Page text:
I wanted to update this article and share a recent experience I had with Xero.
The waterproof hiking boots I bought from them wore through in a couple of spots and stopped being waterproof in less than a year of wearing them. I wrote to Xero to let them know (I wasn’t asking for anything, just letting them know so they could improve their shoes).
The next day I had an email with full instructions on getting a replacement pair under warranty. Within 10 minutes, my replacement pair was in process.
No questions asked, no pushback. Here’s how they responded:
I’ve never had that kind of service from a shoe company. Who warranties shoes for 2 years!!!??? Well, it turns out that Xero does. Just one more reason I recommend them to everyone.
Are Xero shoes the only minimalist training shoe that has all four of those qualities? Nope. But they work exceptionally well for me.
As I said upfront, I’m not a shoe expert. I don’t normally write about these things on this website.
But I do love these shoes. And I get a ton of emails asking about training shoes.
So, if you were thinking of asking about the best shoes to train in in your garage or basement gym, my vote is for a new pair of Xeros. I think you’ll love them.
I heard it’s dangerous to switch to minimalist shoes as it can cause injury to people used to wearing “normal” shoes. Is that true?
While it’s not dangerous, it can cause pain initially if you don’t follow directions. When switching from traditional style shoes to barefoot shoes, you’ll be asking your feet to use muscles you haven’t used in years.
Just like any new stimulus, you’ll be in pain if you overdo it.
So, don’t overdo it! Start by wearing your new shoes for about an hour a day. When that’s going well, go for two hours. You’ll be able to wear them full-time in just a couple of weeks. And they’ll be more comfortable than you could expect!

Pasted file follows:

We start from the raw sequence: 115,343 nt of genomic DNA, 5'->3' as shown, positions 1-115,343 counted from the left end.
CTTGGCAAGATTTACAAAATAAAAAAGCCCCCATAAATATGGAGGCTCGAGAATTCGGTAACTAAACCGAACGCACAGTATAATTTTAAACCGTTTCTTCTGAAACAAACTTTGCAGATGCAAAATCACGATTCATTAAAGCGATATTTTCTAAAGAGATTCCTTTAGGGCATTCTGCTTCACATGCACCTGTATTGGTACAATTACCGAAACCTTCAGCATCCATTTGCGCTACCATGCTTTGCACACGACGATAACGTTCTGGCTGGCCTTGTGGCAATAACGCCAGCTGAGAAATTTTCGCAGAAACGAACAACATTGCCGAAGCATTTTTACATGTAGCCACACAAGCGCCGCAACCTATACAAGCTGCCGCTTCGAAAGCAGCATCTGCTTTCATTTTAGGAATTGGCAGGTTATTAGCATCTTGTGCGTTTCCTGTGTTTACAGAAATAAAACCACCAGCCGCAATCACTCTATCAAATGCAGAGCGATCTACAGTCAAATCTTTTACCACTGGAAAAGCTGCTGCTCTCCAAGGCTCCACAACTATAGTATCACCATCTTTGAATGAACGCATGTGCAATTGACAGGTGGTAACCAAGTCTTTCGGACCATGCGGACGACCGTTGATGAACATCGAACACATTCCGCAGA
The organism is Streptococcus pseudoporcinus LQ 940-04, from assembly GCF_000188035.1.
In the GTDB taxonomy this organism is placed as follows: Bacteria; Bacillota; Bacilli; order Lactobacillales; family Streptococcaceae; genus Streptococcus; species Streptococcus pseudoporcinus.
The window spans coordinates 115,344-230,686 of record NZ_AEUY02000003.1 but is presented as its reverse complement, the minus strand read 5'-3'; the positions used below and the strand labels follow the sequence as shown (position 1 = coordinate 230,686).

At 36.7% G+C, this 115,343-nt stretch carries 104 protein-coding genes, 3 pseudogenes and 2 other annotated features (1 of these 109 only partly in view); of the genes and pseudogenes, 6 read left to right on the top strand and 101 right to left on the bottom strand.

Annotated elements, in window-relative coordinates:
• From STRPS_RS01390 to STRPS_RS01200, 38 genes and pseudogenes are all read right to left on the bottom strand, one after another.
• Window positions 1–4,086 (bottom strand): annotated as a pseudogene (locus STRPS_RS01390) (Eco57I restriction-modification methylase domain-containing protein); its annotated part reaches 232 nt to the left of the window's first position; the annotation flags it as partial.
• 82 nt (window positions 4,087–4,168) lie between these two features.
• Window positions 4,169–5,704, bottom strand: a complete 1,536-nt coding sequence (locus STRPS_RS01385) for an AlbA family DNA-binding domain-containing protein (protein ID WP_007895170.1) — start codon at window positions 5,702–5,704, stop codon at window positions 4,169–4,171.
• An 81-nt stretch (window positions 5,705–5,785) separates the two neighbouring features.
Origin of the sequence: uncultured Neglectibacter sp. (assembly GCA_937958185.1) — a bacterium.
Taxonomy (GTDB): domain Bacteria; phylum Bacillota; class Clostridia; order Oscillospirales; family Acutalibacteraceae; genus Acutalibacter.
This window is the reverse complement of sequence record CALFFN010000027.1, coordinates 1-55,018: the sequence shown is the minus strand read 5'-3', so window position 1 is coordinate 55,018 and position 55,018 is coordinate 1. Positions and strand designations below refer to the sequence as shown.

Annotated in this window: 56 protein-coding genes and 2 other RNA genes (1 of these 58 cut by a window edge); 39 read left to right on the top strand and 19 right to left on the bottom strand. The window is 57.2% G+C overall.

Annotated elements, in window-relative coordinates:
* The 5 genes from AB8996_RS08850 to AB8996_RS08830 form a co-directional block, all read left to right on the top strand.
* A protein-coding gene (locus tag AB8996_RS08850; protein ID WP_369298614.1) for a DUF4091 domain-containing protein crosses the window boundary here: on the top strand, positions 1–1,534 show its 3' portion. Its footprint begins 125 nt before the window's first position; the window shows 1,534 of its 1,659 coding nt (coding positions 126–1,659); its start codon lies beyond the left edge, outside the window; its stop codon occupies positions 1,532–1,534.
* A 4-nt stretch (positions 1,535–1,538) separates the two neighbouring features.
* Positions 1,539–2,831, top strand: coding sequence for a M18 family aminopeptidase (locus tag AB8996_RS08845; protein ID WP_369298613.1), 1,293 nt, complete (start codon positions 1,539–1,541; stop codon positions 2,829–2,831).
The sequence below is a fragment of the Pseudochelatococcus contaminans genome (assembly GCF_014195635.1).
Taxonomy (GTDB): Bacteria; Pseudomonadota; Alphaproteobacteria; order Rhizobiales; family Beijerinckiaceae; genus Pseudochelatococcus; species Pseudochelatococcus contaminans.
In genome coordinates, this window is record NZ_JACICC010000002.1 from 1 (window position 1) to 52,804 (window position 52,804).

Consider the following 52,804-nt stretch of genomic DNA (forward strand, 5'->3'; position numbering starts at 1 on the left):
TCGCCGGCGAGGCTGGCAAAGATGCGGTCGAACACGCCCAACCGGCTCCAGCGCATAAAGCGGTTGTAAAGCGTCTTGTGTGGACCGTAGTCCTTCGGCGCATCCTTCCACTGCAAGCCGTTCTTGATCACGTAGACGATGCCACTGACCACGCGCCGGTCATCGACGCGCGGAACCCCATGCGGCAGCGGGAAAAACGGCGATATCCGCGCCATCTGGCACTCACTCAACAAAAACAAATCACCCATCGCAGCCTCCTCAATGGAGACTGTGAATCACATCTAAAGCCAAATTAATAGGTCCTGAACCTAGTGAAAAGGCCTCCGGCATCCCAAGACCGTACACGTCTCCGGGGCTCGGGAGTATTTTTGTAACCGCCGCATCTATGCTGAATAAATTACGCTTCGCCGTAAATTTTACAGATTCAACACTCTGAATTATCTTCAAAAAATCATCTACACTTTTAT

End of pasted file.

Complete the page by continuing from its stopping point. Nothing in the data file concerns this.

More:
The great thing about starting with training shoes is that your training session is the perfect amount of time to wear them at first.
Don’t these shoes have that hideous compartment for each toe?
Thank God, no!!! You’re thinking of the Vibram 5 Fingers, another minimalist/barefoot brand. While those shoes are of excellent quality and offer everything you’d want in a minimalist training shoe, they are, as you point out, hideous.
The joke in the fitness industry is that they are birth control you wear on your feet.
Xero shoes are much nicer looking than that!
Don’t you need a thick sole to protect your foot?
If you are doing trail running, yes. And Xero makes trail running shoes designed for that purpose.
But in your gym, you don’t need a thick sole during resistance training. You want the opposite. The thicker the sole, the less you can feel the ground with your feet.
It’s hard to describe it in writing, but you’ll appreciate the difference once you feel it. If you want to simulate what they are like, go into your gym and squat or deadlift with running shoes on and then do the same in bare feet.
You tell me which feels better and more controlled!
Xero Shoes - Are They The Best Shoes For Training in 2023?
I was skeptical of Xero shoes before I tried them. But on my docs recommendation I tried them. After years of Nanos, is Xero my new training shoe?
Product Brand: Xero
- Wide toe box
- Great fit
- Can't try them on first
- A little expensive